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...You Hit The Jackpot

This man needs no introduction. (1) because he's one of Marvel's best artists, pushing the use of watercolors into the 21st century. And (2) because his name plate is right there in the foreground.


I had a very short sketch list in hand. Paolo was the only artist besides Adam Hughes for whom I was prepared to do some reconnaissance before the show and make sure I got on his sketch list.


So much so that during my cab ride to Javits on Saturday morning, I actually thought to myself "I should just bag the Stan Lee interview to make sure I can be at Rivera's table the moment the show opens."


Mind you, there was zero chance of that happening. But like the thought "Wouldn't it be fun to dress in a costume for just one day of the Con?" it was the sort of bad idea that was so awful that it needed to be exposed to the light just to underscore what a bad move that would have been.


The bad news: I didn't make the list on any of those three days. The good news: on Sunday he was kind enough to offer to take some sketch requests home with him.


I enjoyed NYCC a lot more than other largish cons I've attended. I think it's because in recent years, my drive to get sketches has gone from an 8 down to a 2.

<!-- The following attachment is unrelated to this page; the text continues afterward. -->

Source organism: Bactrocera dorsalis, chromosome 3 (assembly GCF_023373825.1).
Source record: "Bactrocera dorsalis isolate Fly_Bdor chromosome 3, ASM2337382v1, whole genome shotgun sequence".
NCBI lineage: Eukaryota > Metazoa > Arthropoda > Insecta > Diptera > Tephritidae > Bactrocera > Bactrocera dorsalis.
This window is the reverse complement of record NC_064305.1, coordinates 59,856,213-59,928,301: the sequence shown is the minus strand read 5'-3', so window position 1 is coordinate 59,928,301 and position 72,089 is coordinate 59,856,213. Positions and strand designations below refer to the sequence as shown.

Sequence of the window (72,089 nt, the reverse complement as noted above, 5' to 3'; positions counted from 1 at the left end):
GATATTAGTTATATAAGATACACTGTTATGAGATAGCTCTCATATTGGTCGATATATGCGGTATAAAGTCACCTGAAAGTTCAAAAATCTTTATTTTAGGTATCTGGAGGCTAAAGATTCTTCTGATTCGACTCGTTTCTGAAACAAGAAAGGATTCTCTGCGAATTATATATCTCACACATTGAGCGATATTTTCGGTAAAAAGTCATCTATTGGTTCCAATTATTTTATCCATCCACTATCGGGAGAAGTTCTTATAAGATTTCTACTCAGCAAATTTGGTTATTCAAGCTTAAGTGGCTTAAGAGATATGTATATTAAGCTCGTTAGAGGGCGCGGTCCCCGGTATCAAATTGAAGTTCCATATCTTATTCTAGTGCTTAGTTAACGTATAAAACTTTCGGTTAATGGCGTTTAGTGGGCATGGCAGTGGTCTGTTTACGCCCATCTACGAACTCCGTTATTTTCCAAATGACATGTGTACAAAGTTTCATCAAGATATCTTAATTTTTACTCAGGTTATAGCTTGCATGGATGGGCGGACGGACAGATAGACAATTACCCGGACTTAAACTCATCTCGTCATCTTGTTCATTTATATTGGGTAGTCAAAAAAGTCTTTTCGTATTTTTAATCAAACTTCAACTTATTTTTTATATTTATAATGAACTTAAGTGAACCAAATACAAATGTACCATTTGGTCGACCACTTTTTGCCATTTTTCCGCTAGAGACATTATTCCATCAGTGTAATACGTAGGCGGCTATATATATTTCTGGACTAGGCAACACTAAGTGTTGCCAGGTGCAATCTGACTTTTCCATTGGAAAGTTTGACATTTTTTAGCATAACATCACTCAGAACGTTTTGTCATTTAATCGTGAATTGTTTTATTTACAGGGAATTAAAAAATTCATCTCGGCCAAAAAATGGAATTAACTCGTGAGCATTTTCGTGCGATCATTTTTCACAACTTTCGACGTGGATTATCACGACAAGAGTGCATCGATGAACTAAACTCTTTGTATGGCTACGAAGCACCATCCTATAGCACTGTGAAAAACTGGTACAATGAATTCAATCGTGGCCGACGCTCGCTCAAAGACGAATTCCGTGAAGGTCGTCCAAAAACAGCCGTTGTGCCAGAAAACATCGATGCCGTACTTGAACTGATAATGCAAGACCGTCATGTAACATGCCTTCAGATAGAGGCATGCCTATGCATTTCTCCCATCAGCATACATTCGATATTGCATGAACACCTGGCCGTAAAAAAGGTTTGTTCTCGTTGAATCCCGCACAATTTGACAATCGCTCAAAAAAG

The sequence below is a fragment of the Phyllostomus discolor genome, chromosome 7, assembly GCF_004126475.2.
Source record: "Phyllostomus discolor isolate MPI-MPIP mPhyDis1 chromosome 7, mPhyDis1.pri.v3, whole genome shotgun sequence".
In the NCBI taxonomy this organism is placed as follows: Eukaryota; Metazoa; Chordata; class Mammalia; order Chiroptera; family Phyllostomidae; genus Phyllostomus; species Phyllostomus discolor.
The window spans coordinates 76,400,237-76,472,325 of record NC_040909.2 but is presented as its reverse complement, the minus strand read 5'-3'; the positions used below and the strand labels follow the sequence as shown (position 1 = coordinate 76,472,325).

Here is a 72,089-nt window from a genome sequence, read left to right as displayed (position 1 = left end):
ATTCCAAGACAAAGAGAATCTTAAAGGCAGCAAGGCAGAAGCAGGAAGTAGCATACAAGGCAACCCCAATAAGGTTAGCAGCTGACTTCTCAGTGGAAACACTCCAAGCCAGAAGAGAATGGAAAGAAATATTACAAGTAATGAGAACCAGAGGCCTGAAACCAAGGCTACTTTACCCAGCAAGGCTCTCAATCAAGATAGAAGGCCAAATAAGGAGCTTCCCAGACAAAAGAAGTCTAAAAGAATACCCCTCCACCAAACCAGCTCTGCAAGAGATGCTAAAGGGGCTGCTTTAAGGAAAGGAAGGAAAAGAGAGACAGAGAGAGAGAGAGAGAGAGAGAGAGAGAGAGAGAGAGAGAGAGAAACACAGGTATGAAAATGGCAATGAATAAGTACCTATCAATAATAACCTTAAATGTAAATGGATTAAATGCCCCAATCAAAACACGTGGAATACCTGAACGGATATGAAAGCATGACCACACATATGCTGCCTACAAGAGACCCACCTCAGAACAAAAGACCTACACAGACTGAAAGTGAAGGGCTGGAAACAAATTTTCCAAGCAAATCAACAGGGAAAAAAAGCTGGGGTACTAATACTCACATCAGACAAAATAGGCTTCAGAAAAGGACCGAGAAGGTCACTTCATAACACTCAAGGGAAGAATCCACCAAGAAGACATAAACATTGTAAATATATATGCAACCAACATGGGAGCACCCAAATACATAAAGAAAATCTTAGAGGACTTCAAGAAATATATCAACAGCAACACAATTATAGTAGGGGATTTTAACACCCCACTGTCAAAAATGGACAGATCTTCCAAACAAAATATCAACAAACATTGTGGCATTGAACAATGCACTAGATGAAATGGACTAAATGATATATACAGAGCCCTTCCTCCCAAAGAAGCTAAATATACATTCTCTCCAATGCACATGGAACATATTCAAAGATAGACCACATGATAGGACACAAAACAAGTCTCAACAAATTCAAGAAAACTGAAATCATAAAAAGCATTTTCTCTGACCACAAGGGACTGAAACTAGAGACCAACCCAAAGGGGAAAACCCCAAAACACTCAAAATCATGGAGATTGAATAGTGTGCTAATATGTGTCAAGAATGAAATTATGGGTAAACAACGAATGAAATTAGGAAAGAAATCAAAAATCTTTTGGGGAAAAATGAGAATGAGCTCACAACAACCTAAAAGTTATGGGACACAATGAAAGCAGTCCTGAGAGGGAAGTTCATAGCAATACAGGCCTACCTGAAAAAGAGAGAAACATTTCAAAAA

I still love getting sketches. I love having something lovely and unique and I'm pleased to say "I think your work is terrific" to an artist via the universal language of love: cash money.


But I started collecting in 1999 and by the mid-2000's it was becoming like a military operation. I'd research nearly every name I was unfamiliar with, weeks before the show. I'd practically draw up a battle plan, with a list of table numbers, prices, which artists I'd need to hit early in the show, how many sheets of character reference to bring. And the days of a Con would center around the artists I wanted to see and the progress of sketches I'd set up. Why was I hanging around for two hours after I wanted to leave? Because I couldn't pick up a finished sketch until the end of the day.


Occasionally, life hands you an OCD test. When you realize that a hobby has become a source of stress instead of a solution for it, will you make some changes or will you continue doing something just because you've always done it?


No OCD here. Now, I'm happy to come home with just one or two pieces of art. Or none. And I'm very happy to spend my time at a comix con as the idle boulevardier who wants to meet people and see new things, not as a man on a stressed-out mission.

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Taken on October 10, 2010